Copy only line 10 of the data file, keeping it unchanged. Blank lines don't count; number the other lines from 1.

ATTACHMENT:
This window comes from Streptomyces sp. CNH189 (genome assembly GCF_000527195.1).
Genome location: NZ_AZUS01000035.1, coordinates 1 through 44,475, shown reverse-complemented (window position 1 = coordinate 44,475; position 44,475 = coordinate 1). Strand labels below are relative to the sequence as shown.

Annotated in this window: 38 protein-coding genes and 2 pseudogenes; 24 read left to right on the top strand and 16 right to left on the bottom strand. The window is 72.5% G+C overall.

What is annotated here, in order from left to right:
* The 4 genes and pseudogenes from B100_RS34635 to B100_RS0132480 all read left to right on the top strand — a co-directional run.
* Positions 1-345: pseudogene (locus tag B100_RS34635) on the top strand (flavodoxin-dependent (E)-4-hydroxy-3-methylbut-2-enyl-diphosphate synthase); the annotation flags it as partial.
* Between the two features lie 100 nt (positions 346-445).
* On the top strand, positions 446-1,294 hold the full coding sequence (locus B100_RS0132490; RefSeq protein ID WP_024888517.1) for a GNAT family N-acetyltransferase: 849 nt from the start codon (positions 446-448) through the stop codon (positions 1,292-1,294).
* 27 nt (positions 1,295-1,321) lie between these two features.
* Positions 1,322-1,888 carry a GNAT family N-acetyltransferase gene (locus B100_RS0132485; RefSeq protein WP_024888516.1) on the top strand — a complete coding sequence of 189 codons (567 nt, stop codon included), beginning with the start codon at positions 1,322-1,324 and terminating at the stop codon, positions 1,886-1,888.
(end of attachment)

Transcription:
* Positions 1,322-1,888 carry a GNAT family N-acetyltransferase gene (locus B100_RS0132485; RefSeq protein WP_024888516.1) on the top strand — a complete coding sequence of 189 codons (567 nt, stop codon included), beginning with the start codon at positions 1,322-1,324 and terminating at the stop codon, positions 1,886-1,888.